Over Easter this year my friend Joshua Gonnerman found out that he lost his job because of his sexual orientation. Firings of LGBTQ people from Catholic institutions are unfortunately common, but in most of the well-publicized cases people have been fired because they violated ethics codes which (at least in theory) apply to both gay and straight Catholics. Those who argue in favour of such firings say that by openly engaging in homosexual relationships people who work for the Church or teach in Catholic institutions are undermining the Catholic identity of their employers.
The thing is, Gonnerman is celibate. Publicly so. His sexuality came to the attention of his employers because he was featured in a Washington Post article talking about the gay celibacy movement in conservative churches. Not only does Josh accept the Church’s teaching, he has also been publicly involved in helping others to find life-giving ways of living that teaching out.
The issue here is not sexual behaviour, but orientation.
I wish I could say that this is the first time that one of my friends has lost work at a Catholic or Christian organization because of their sexual orientation, but it’s not. No amount of public fidelity to the traditional teaching on marriage, nor even the use of terminology like “same-sex attracted” instead of “gay,” has been sufficient to prevent discrimination within conservative Christian institutions. In most of the cases that I know of, people were fired, denied employment or dismissed from positions within their churches (including areas of ministry that have nothing to do with sexuality) because they decided to publicly discuss their sexuality in order to defend the teaching. In almost all of these cases, they were told directly that their homosexuality was the cause of concern.
This is why it makes my blood boil when people claim that there is no homophobic discrimination in Christian circles — that Christians discriminate between sinful and unsinful behaviours, not people. I know a lot more queer/SSA Christians than most folks do, and the rate at which I see blatant discrimination against my friends is high enough that nobody will ever be able to convince me that this is a rare or freakish occurrence: the work of occasional, isolated individuals rather than a symptom of systemic prejudice.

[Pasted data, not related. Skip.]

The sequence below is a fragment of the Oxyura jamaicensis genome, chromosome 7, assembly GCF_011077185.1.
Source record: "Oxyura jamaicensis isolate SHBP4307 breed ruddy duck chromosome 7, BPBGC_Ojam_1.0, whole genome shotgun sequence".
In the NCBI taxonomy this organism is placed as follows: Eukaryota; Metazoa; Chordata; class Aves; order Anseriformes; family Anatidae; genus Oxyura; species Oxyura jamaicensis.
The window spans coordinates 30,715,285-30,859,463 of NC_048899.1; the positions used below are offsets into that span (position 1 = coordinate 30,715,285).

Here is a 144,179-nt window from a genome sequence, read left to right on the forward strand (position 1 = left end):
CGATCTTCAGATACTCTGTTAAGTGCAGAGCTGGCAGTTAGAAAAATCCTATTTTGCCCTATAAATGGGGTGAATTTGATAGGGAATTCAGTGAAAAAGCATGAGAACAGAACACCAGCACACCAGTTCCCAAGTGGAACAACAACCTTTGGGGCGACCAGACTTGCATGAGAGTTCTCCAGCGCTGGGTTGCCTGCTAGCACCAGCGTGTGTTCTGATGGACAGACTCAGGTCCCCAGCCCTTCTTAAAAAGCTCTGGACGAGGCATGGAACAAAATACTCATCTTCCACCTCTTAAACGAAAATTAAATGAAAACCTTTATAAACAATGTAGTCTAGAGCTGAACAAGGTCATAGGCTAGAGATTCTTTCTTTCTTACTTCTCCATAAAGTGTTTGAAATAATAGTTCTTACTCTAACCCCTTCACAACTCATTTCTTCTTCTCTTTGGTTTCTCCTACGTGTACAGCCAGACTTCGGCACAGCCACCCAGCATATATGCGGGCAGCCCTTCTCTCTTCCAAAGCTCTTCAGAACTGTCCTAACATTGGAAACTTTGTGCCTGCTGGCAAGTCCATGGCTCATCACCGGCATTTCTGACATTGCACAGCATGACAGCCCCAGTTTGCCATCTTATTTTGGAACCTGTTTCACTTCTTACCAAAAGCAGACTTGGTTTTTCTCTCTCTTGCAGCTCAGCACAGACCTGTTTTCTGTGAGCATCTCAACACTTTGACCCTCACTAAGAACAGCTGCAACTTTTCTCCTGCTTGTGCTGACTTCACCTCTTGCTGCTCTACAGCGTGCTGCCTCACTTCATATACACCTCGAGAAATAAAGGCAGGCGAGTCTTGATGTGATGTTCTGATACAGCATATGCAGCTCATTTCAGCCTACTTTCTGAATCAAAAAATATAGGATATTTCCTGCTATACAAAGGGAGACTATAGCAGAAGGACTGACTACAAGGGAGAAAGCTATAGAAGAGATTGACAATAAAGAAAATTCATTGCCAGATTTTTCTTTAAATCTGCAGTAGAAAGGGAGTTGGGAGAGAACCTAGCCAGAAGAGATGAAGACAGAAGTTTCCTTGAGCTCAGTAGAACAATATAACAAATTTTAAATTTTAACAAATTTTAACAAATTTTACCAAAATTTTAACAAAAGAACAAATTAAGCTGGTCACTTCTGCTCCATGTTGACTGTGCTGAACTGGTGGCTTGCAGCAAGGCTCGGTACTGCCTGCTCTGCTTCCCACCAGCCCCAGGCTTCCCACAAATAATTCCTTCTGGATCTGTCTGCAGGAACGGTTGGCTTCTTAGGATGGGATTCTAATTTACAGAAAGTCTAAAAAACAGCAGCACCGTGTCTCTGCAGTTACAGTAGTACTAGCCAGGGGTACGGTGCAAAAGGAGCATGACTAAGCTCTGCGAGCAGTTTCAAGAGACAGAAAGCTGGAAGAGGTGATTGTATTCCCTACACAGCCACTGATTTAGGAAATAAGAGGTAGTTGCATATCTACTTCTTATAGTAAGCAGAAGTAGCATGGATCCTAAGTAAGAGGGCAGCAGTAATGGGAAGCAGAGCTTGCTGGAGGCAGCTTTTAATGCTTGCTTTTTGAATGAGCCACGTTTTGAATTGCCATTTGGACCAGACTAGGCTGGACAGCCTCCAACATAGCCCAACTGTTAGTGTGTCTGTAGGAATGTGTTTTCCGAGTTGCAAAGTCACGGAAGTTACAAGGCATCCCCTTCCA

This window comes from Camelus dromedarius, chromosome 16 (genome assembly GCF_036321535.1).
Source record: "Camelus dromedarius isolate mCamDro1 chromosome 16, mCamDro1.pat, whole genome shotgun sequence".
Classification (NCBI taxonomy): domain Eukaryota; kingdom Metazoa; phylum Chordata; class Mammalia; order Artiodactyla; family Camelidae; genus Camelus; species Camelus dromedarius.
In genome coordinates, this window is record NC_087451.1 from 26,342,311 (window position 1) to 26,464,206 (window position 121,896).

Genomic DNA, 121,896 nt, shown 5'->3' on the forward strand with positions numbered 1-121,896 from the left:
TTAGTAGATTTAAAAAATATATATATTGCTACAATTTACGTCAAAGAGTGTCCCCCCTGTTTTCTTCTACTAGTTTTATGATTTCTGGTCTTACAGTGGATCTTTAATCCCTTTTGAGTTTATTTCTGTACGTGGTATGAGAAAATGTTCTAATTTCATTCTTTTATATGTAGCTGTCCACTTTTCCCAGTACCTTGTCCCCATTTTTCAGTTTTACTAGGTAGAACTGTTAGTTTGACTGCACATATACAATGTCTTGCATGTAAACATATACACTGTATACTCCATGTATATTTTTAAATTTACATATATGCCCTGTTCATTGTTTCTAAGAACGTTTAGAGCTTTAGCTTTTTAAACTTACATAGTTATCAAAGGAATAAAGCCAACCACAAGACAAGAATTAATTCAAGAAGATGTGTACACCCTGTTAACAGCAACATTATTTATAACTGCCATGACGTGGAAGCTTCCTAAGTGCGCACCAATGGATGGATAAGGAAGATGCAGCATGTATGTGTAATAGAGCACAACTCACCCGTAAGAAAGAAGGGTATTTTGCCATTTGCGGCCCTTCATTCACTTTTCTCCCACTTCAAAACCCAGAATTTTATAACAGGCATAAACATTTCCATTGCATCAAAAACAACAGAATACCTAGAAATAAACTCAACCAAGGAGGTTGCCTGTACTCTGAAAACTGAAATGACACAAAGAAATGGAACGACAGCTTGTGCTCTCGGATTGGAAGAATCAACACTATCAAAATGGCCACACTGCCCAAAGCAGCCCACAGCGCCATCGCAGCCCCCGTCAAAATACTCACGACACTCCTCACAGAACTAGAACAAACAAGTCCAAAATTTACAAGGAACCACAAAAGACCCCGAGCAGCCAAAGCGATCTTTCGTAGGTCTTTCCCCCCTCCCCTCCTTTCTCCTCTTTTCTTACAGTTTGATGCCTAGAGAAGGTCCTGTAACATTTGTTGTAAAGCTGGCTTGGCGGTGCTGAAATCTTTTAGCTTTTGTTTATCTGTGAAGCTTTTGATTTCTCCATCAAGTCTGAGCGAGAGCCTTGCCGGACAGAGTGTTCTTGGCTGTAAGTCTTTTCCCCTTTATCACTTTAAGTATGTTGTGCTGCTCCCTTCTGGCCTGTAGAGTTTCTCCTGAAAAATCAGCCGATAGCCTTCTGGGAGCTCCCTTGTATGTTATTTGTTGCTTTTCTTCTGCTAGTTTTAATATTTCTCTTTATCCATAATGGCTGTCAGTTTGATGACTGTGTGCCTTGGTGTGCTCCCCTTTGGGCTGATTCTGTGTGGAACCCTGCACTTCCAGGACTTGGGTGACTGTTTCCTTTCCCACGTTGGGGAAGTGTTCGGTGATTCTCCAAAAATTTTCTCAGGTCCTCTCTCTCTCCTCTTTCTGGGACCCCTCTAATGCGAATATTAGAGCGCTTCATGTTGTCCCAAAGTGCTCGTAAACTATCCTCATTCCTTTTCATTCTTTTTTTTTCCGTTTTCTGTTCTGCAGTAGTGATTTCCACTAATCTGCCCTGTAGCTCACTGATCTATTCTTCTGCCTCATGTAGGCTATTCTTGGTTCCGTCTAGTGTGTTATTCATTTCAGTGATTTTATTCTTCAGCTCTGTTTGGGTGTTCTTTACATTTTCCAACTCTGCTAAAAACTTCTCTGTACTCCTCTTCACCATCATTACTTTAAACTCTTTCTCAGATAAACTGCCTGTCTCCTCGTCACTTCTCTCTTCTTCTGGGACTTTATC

Now, I know that someone is going to stand up in the combox at this point and say “Well, why do these people have to be open about their sexual desires? I don’t run around telling people that I’m privately attracted to bikini-clad wombats — and if I did, I wouldn’t be surprised if people reacted negatively.” The argument here is basically an argument for gay erasure: people with same-sex attractions should faithfully embrace the traditional teaching, but they should do so silently. Perhaps they can share their struggle with their confessor, or with a few close friends, but nobody else should ever know about it.
The problem with this approach is that it essentially prevents LGBTQ Christians from being able to find role-models, and it hamstrings Christian witness to the LGBTQ community. It’s very common for gays and lesbians who are trying to live chaste lives to feel as if they are alone, trying to blaze a trail through a hostile cultural jungle while people snipe at them from both sides. Leadership, community and public witness are essential in making the Church’s teaching a viable option for people.
LGBTQ Christians who are open about their orientation are also able to provide necessary feedback to Church leaders and people in ministry. Consultation is a tremendously important part of the Church’s pastoral practice precisely because it allows doctrine to be promulgated in ways that are practicable. If someone simply tells you to do something, and the thing that you have been told to do seems impossible, you’re very unlikely to succeed unless you are able to describe the difficulties that you’re having and receive further, more helpful guidance. If gay and lesbian Christians are discouraged from even identifying themselves to their communities, what are the chances that we will be able to have fruitful conversations about the difficulties that queer people encounter when trying to live out their faith?
For LGBTQ Catholics, the message is already abundantly clear. There are plenty of institutions that happily employ divorced and remarried Catholics, Catholics who openly dissent from the teaching on birth control, and Catholics who publicly teach an economic doctrine contrary to the Church’s social teaching — but that feel the need to invoke “ethics codes” and “fidelity to the Church” only when it comes to gay or lesbian employees.
But what has happened to Josh, and to others, goes beyond this simple double-standard, discriminating not only against those who choose to reject the teaching but also against those who accept and practice it. It raises the standard for queer folks high above anything that is expected of their straight colleagues, and it communicates to LGBTQ Christians that we are seen as dangerous outsiders even if we choose obedience to the teaching of the Church.
Please consider supporting Josh at his GoFundMe page.
Image of Joshua Gonnerman used with permission.
Please note: I’m currently pretty under the weather, and I don’t have the energy to police the combox. Personal attacks on Josh, including aspersions cast on his fidelity to the Church and complaints that he’s a traitor to queerdom, will be exterminated. If the combox gets ugly, I will just shut it down. Feel free to discuss, but do so respectfully and intelligently.